"How--" I tried, then stopped. I took another attempt at it. "How old? Is the body; how-- recent?"

Edison looked at me, then sniffed and put his glasses back on. "I'm not sure. Couple days, maybe. Maybe a week. Probably sooner."

Harker drank the rest.

"We should call it in," I said faintly, wondering why we hadn't already. Life had just gone to a standstill.

"Yeah," Edison said, staring at Harker.

"The hell are you looking at me for?" Harker mumbled.

"You got a camping knife, don't you?" Edison said. Despite the calm voice, a shiver ran through his bones. "Long blade, partially serrated?"

"What the hell are you talking about, Edison?" Harker's voice was a terse whisper.

Edison didn't continue. The questions hung in the air. I looked between them, then stood up.


"What?" Harker said louder. "You think I did this? Do you think I did this, Edison? You've known me for fifteen years; you think I--"

"Guys; let's--"

"Harker, you're the only one with a knife here--"


"Why the hell are you accusing me?!" Harker stood up, his voice reaching an octave I'd never heard from him. His chair fell over, banging against the ground and staying there, as dead as the torso on his desk. "Just because I have a knife? We're in the woods; you know how many hippies and kids come out this way to the lakeside--"

"Harker, Goddammit--" Edison had backed up, bumping against the desk, rattling the torso--it's head flopped over, looking towards us with closed eyes-- "--whoever did this is still here! And we've been drunk enough and rowdy enough that they know damn well where we are! They know and they would've come already; they would've! And we ain't dead, so it's gotta be one of us!"

"The hell kind of logic is that--" Harker took a step forward. Edison leaned back half-over the desk. I stood motionless, not wanting to join the fray and not wanting the fray at all-- "Edison, if someone else was here and heard us they might've been scared off! I damn well didn't do it; I don't think you did; I don't think any of us did! Let's call--"

"Show us your knife," Edison said hoarsely.

"What?" Harker blinked.

"Show us your knife."

Harker stood, stunned, looking at Edison. The sight was horrible: the man's face was bulging, the veins sticking out from the forehead, the eyes darting in small kinetic motions. His lips were bone-white.

"Fifteen years," Harker finally said. His body had relaxed, and his face held the gravity of his words. "All right, Edison."

Harker turned, going to his room in the cabin. We waited. The torso's head remained turned to us. Harker rummaged, and returned, holding the sheathed knife. It was long enough, I found myself thinking; it was long enough, and sharp enough, and serrated to cut through flesh and bone easier. We hadn't seen him use it since we got here, but we'd seen him using it in previous years. He'd kept it on his hip every other year but this one. I felt my chest tighten, and I grabbed my beer bottle by the neck, ready to swing it if need-be.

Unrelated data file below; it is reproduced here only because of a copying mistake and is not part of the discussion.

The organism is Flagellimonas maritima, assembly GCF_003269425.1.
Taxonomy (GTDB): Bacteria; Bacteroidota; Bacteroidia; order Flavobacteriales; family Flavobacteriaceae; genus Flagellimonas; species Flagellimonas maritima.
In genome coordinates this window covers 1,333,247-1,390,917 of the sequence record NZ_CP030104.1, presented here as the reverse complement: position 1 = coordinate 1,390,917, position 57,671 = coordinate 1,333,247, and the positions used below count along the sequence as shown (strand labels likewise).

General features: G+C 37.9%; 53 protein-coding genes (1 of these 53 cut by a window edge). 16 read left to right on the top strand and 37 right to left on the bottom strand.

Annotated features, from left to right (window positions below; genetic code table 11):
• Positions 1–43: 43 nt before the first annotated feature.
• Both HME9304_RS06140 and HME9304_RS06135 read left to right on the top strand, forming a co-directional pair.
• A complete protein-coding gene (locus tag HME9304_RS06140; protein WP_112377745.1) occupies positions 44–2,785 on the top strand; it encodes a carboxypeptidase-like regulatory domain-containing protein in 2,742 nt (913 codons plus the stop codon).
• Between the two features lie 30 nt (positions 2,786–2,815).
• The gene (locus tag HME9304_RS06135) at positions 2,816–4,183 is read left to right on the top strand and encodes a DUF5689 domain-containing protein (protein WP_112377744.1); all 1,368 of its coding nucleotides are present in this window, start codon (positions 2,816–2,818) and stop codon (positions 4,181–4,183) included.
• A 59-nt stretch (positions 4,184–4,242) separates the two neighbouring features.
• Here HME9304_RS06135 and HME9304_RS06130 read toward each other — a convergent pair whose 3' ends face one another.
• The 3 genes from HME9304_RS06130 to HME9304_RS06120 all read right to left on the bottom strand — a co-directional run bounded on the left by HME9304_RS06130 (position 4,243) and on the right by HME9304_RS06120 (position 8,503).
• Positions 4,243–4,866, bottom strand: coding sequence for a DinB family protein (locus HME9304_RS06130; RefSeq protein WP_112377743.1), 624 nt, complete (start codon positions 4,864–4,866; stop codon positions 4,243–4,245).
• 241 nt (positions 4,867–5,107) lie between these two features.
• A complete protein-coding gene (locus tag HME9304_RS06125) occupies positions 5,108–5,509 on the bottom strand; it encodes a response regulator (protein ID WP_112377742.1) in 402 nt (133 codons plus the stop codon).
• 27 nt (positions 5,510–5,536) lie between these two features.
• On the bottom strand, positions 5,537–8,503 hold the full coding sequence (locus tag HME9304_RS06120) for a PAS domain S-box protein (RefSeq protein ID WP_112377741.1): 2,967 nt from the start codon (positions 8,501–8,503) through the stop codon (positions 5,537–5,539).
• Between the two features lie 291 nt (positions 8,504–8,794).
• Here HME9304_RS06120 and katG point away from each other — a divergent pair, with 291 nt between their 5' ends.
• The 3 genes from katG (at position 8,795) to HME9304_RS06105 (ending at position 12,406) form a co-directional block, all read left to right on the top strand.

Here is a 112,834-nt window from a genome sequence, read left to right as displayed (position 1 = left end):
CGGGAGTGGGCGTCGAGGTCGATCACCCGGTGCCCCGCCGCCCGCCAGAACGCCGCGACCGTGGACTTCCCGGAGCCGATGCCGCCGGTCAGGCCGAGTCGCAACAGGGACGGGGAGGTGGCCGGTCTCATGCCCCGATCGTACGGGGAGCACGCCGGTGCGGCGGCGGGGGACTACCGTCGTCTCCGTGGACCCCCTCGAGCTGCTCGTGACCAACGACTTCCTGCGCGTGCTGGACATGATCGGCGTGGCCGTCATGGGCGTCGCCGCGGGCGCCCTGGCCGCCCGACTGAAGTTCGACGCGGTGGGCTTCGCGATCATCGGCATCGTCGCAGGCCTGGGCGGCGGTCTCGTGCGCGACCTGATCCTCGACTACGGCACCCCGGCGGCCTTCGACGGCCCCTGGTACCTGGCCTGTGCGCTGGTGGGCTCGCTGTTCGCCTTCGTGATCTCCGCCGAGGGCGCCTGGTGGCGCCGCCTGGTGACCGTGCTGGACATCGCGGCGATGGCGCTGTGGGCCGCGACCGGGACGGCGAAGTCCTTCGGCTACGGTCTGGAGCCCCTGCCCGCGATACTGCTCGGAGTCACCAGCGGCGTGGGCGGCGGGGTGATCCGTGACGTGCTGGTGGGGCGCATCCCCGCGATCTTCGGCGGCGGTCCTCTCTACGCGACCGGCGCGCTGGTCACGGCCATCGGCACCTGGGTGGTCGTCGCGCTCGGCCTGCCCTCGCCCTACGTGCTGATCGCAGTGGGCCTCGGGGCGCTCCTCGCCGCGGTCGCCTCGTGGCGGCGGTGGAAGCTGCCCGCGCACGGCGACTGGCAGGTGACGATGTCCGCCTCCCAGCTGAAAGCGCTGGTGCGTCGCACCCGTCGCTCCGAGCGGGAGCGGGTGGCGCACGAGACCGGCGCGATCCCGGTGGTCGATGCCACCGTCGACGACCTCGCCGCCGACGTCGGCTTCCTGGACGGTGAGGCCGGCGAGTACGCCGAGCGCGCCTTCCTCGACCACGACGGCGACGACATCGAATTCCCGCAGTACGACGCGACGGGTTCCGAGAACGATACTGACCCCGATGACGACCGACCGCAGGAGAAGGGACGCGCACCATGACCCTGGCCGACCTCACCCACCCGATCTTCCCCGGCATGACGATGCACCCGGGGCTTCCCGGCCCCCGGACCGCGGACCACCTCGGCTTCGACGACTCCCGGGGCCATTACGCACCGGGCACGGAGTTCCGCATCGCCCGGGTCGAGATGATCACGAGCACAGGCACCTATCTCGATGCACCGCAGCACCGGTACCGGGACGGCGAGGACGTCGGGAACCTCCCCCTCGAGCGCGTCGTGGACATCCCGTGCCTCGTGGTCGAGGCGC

I too doubted a friend of so many years. A good friend. He'd been at my wedding. He'd said a few words of well-wishes; I'd spent over a decade babysitting for him and Shirley.

My hand shook on the bottle-neck. I tightened my grip. The alcohol sloshed through it.

Harker held the knife out to Edison, saying nothing. Edison didn't take a step forward, and finally Harker threw the whole thing down at Edison's feet. Edison still didn't move, until Harker shook his head and stepped back, all the way back to the other wall of the cabin. Then Edison picked up the knife, and unsheathed it.

No one seemed more surprised than Harker that it was still red.

There was a moment's silence, then an explosion of words.



"Get down--"

Harker took a step forward, then another, yelling his innocence; I flattened against the wall between my friends, trying in vain to be heard; Edison started screaming something neither of us could interpret, the motions of his body jostling the torso into a jiggling fervor.



Edison jerked his arm out, slashing the knife forward, and even though Harker had been cautious it still cut along his palm. Blood splattered the ground, and Harker let out a gasping wheeze of pain I won't ever forget. Then Edison, his voice a strange falsetto quiver, was screaming.


Harker stumbled back a step, stunned and holding his hand, and Edison waved the knife out at him. Harker put his shaking hands up, sitting down on the floor.

"Edison," I tried, far too late, "Edison, the knife; put the knife down--"

The doctor turned to me, his hand shaking, holding the knife out.

"Easy, man," I said gently.

"Don't," Edison gasped, "Don't."

"Edison, for God's sake, think clearly," Harker said, blood running down his hand into his sleeve. "Think clearly. Do you think I would do something like this? Even if you do, do you think I'd take you both fishing? At the lake where I would've dumped a body? How silly is that?"

Edison, his whole arm shaking, turned back to Harker. I saw with a bleak wonder that his nose was twitching, trying to pull back and stretch along his teeth in some beastly snarl.

"It's smart," Edison whispered. "You'd look less guilty. Besides, a murderer always returns to the scene of the crime. You could point it out and we'd say 'why, it couldn't have been Harker; he pointed it out!' And how did you point it out, anyway? How did you see it? It was too far to see; neither of us saw it!"